The Nittany cub. (Erie, Pa.) 1948-1971, October 29, 1954, Image 4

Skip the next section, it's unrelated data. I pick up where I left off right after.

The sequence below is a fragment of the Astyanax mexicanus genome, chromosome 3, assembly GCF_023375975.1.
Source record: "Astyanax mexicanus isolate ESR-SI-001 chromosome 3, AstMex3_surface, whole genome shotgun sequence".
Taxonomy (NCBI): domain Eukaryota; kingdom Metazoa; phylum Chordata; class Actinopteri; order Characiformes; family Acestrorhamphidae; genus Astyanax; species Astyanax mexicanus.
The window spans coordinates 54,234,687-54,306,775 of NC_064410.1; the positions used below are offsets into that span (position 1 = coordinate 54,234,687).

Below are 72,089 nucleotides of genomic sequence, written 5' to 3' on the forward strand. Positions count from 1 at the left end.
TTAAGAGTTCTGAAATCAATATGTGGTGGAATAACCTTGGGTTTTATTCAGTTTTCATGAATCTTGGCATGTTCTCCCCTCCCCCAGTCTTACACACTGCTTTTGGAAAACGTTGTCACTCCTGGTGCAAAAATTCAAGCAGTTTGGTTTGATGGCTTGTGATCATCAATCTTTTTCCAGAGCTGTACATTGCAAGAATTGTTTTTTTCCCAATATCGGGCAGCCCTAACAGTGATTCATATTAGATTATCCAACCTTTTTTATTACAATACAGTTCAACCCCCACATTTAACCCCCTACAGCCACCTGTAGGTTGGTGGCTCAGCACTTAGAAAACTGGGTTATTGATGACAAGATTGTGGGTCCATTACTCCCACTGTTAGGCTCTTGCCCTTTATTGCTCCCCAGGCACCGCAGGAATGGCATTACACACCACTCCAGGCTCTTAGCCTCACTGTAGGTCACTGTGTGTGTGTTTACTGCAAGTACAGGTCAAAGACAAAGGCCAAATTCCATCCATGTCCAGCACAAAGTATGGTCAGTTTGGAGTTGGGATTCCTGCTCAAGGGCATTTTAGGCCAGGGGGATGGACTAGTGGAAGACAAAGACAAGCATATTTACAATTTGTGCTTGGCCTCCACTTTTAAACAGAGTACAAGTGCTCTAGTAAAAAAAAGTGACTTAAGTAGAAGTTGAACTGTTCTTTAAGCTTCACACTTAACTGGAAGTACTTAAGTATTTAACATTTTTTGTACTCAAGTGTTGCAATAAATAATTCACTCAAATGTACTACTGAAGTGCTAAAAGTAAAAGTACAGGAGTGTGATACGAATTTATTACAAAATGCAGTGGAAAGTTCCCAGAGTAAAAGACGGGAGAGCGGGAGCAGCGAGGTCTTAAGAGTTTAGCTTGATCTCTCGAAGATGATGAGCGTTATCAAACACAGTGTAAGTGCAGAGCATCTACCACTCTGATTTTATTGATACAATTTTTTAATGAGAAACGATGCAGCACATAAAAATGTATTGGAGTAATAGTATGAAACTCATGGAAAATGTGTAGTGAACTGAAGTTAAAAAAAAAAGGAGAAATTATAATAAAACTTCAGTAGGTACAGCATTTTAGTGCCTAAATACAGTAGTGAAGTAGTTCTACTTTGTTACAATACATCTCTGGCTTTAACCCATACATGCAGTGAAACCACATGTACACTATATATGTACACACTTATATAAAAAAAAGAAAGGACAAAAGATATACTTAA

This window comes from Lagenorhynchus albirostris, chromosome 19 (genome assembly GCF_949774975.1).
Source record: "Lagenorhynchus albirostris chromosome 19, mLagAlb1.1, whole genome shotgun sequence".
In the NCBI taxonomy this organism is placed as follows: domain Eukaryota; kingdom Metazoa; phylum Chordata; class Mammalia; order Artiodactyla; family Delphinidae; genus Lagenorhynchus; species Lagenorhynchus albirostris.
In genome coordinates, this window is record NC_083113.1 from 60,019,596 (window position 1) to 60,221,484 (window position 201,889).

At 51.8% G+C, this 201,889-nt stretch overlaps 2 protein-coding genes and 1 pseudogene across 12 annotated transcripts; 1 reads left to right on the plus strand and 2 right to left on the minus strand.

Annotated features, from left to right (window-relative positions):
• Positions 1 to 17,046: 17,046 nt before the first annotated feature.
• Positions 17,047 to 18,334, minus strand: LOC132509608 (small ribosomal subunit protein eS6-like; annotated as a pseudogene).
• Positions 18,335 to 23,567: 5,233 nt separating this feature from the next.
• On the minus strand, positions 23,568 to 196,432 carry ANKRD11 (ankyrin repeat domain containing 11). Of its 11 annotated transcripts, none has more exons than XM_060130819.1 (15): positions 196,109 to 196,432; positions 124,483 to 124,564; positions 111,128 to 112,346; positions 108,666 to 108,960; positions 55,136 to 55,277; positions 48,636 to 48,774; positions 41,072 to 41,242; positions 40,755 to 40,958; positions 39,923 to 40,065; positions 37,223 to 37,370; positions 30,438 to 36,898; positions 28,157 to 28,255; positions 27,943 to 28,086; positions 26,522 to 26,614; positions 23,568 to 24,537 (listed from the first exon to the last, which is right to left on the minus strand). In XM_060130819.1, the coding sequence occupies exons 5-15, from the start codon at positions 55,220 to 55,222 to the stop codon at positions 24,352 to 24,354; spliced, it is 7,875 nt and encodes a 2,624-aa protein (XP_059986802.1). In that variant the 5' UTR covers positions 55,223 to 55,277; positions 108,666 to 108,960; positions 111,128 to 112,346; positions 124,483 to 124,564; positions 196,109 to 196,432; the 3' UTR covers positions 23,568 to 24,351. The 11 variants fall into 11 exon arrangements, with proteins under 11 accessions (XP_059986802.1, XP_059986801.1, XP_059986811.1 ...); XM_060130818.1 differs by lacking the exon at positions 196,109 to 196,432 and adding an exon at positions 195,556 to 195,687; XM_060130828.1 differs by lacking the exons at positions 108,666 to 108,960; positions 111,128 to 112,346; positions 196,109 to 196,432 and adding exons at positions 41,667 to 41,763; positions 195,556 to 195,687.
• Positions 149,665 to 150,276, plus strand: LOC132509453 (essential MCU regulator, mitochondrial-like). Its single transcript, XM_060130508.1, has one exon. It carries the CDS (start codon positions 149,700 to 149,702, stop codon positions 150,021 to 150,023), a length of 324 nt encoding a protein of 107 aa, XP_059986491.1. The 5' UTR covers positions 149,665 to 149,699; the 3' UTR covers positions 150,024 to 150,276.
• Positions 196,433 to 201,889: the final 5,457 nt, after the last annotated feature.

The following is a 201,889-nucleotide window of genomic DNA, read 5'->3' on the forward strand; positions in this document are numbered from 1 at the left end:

District Agent Undertakes Duties By Nat Kobasa Maybe you’ve been wondering who the new smiling face around the campus is and would like to get acquainted. It is none other than Mr. Charles R. Hughes of 2122 Wagner Avenue in Erie. Mr. Hughes is the district representa tive of Penn State and Behrend Center and also has charge of the management training in industry, terminal courses, and evening schools in Oil City, Sharon, and Erie. Mr. Hughes began his education at Scott Senior High School, Coatsville, Pennsylvania, where he took a big interest in the musical field. Besides being an organist, he played the bass drum in the high school band. Furthering his education, Mr. Hughes attended West Chester State Teachers College, and later, Washington Jefferson College. Here, he acomplished the work of two years in six months under the army specialized training pro gram dining the war. Last, but not least, after taking architec ture for two years ,and then, mus ic education, Mr. Hughes gradu ated from Penn State after the war. At State he belonged to the Phi Mu Alpha and to the honor ary music fraternities. In the army Mr. Hughes served OFFICE CHATTER By Jody Borkowski We welcome Miss Pat McClar an, our new receptionist, to the office staff of Behrend Center. A little" background'" on" "Miss' Mc- Claran should get us better ac quainted with, her, because she is a very attractive and friendly per son. A college campus is not new to Pat who has had a year of instruction at Wittenburg College in Springfield, Ohio. At Behrend, Pat likes working at the switch board, which is not unusual since she possesses “the voice with a smile.” Outside of liking her job, she enjoys basketball games, dan cing, and singing. In the line of music, she loves to hear the “blues,” and her favorite singers are Ella Fitzgerald and Lena Home. We wish Miss McClaran a happy stay at Behrend Center. Mrs. Adams says that she is quite busy filling out official pa pers for the veterans, and hopes to start knitting a sweater for her husband when she has a free moment. Whenever we hear the song, “Three Coins in the Fountain,” we think of Mr. Shields, Mr. Campbell, and Mi - . Turnbull toss ing coins to see who is going to pay for three cups of coffee. We send our best wishes for a rapid recovery to Mrs. Joanne Lep fcowski, who is staying home due to an unexpected illness. Hope we have you back with us very soon, Joanne. DiIHICHAELS PIZZA. SHOP RESTAURANT We Deliver! 956-E6 - 28-9433 Compliments of Lohse Flower Shop Specializing in Corsages and Wedding Designs PHONE 8-3901 Mr. Hughes in Europe. When asked about likes, he said that he likes people and sports, but most of all, he likes good mu sic. He thinks that Behrend is the most beautiful and wonderful spot in the United States, and he plans to stay with the University. The Hughes household is ex pecting a blessed event in Decem ber and Mr. and Mrs. Hughes have put their bids in for a daughter. Looks as though he has quite a busy future ahead. Chenne Continued from. Page 2 Patty Metzger within the next ten days. 3. I predict that more boys will be making general inquires in the office since Pat McClaren has taken over as receptionist. -1 hate to leave yo’all, but I real ly must be going. I don’t want to miss my favorite television pro gram, “A ’ Milkbone a Second,” which is coming on in five min utes. Till next time, I’ll be on your trail. Note to the Editor: It has always been to my know ledge that here in America we have such things as freedom of speech and press. With this under standing in mind, I would like to know why the small section of my first article concerning Dottie (The Hog Caller) Maxwell was kept out of print. You write your articles and I’ll write mine. I de test having my stories cut by some ineffectual, small town editor. By the way, I want to see THIS in print. Infants’ - Children’s - Ladies’ Ready-To-W ear FASHION SHOPPE 2924 Buffalo Rd. Wesleyville, Ea. BOSTON STORE Erie, Pennsylvania Compliments of SANITARY FARMS DAIRY Erie. Pa. FOR FILMS AND CAMERAS CHARTLEY PHOTO STUDIO 3208 Buffalo Rd. THE NITTANY CUB Off and On the Campus By Bob Garnall Mr. Hoover and his advisees sponsored a hayride on the 22nd of October. The hayride and the refreshments served afterward were free, and many of the stu dents took advantage of them. At the time this column was written, the hayride had not yet taken place, but I’ll venture to say it drew a large part of the student body. The bowling league, under the direction of Mr. Thurbon, is cer tainly off to a fine start. Everyone participating on a team seems to be enjoying himself. Quite a few of the people who signed up for the league have either lost or have found conflicting interests. If any of you want to drop out of the league, please let Mr. Thurbon or Bert Johnson know beforehand. Let’s hope the present enthusiasm and good sportsmanship will last throughout the rest of the season. Mr. Hoover told his music classes of an amusing incident that hap pened to him the other day. It seems he wrote several letters to his friends in the deep south tel ling them how much he missed his home state of Alabama. A week later he received a small box from one of them. The box contained two dead scorpions. Many college girls are greatly worried about cancer developing from their smoking cigarettes, so says a recent Newsweek article. Now they are starting to smoke pipes instead. Pat Stocker and Jan Jackson both think it would be terrible to have the girls’ dormi tory smelling of old stinky pipes instead of perfume and bath salts. Women certainly do have their problems, don’t they? The Botany I class went on a recent field trip on the 19th of October. In the group that took the trip to Cranberry Bog, near Clymer, N. Y„ were: Barbara Ko vacs, Janet Evans, Natalie Kobasa, Marilyn DeMarsh, Venice Ceccacci, Don Ellison, and Mr. Shields, in structor of botany. I assume that everyone has no ticed the ceiling in the student lounge? The ceiling has been swirl plastered and is a light cream color. I walked into the lounge when the plastering was being done and saw Sam Wallwork lean ing back into a chair directing the whole operation to see that it was well done. Anyone having any complaints about the plastering Receives C.P.A. Mr. Joseph P. Vigorito, who is a part time instructor of account ing at Behrend Center, has been notified that he successfully pass ed his examination for certifica tion before the State Board of Ex aminers of Public Accountants in Harrisburg. -Mr. Vigorito is also a member of the American Accounting As sociation. He is a graduate of the Wharton School of Finance and Commerce of the University of Pennsylvania with a B. S. degree, and he received his M. B. A. from the University of Denver, Grad uate School of Business. He also did graduate work in Accounting and Taxation at the University of Michigan and the University of Illinois. MARTIN’S ATLANTIC SERVICE TOWING SERVICE Lubrication - Oil - Accessories Cor. Henry and Station Rd. 84418 job, see Sam. He’s the straw boss! The plastering was done by Joseph Danowski for the consideration of $l5O, plus the mention of his name in this column. Shirley McCauley, Mary Jane Brown, Fran Vidil, Bob Heater, and A 1 Benton had a little trouble on their trip down to Penn State for the homecoming week end; Bob had to buy a new radiator for his car which was installed while the gang waited at the home of Shir ley , McCauley in New Bethlehem. This would have been bad enough, but on the way back home, the car had to be towed a good deal of the distance.' Que lastima! Mr. Hughes, district representa tive of Penn State and Behrend, and Norma Michael, member of the student council, organized the drive for the Red Feather Agen cies here on the Center Campus. Tuesday was the last day to con tribute for this worthy cause. Both Norma and Mr. Hughes wish to thank all the students who gave a helping hand. Anyone finding a blue plastic wallet is asked to return it to Fran Vidil. Fran lost it last Fri day in either the cafeteria or the Memorial Room. There is no iden tification in the wallet, but she is offering a reward to anyone who finds it. The dorm girls. have in their posession two young pups about three months old, that were found on the Behrend Center campus. These dogs look like they have a pure strain of Siberian husky and Alaskan Malainute. If this is so, then the pups ought to have “great coinage, fighting ability, and endurance, and they can sleep outdoors in snowdrifts even ’-in the coldest weather.” If you are interested in owning one of these pups, or both of them, or if you know of someone who is looking for a dog, please contact one of the dorm girls immediately. A happy ending to this column is the announcement of Natalie Kobasa’s engagement to Arthur Shemenski of New Kensington, Pa. Nat, who is a freshman at Beh rend and the assistant editor of the Nittany Cub, received her ring on Saturday, October 23. Archie, who will soon be discharged from the U. S. Marines, visited Nat here at the Center last weekend. To celebrate the engagement. Sue Lockely and Jack McLaughlin, Janie Brown and Ray Ostrowski, Jim Lay and Carolyn Raybeck, and Nat and Archie went to Col lege Inn for an evening of dancing and dining. GTJS & GENE’S TEXACO SERVICE Local and One-Way Trailer Rental Service Wheel Alignment and Balance PHONE 999226 PEACH & LIBERTY FORTY'S CUUMIM £914 Bafiato 3d. nonmut, pa. ★ Cameras ★ Films ★ Supplies Lay-Away or Easy-Pay-Plan. Erie Camera Center 14 E.. 10th Street EarlSchriver Trains Unusual Variety of Pets by iSonya Weidner Most people are satisfied to have a dog. or a cat for a pet, or, at the most, a rabbit or a squirrel, but not Earl Sdhiiver, oh no, not Earl: he had to have a brown and White Coopershawk. Earl found .this bird in the vici nity of Waterford on the morn ing of October 9. Noticing the hawk’s fondness for ring-necked pheasants, Earl set a trap in a field which he was certain would attract the hawk. Sure enough, the hawk returned and was trapped. Earl dubbed the hawk “Duchess Brighteyes;” and, since it is of paramount importance that the trainer be a constant companion to the bird, Earl stayed with the “Duchess” practically the entire night when he first brought it home. During the day, the hawk would sit on a perch in Earl’S backyard, while at night, a perch was provid ed for it in the living room. “She had paper under her, though,” admits Earl. Duchess Brighteyes soon became tome enough to allow Earl to feed her by hand. Her diet was com prised of meat (usually beef), mourning doves, and pigeons. The smaller birds were caught by Earl, and then fed to the hawk. If the weather would permit it, the Duchess would take a bath once a day, which she enjoyed very much, as was evident from her splashing about in the water. Earl brought his hawk to school quite often. The bird’s favorite hangout was the rec hall where she could often be seen ogling the card sharks and the ping-pong players. Unfortunately, Earl was not al lowed to enjoy the company of the Duchess for very long. On a recent Saturday evening, Earl returned home after having gone out for a while; and he founck this pet had been killed. Said Earl: “Sonrfe stray cat or dog must have attacked .her.” Al though he was grieved by the loss of Duchess Brighteyes, he already is .-looking for another Cooper shawk to replace her. Earl also has a pet skunk—de odorized, of course—which he calls Scamper. Scamper is staying with some of Earl’s friends in Coopers town; Right now. Scamper is busy collecting ‘ little scraps of paper arid cloth' to use for a nest in whlch ; he will hibernate for the winter. After. -having a hawk and a skunk for- a .pet, who knows which ; animal.' he. will -obtain next? An -. aardyhrk a wombat would be 'V-.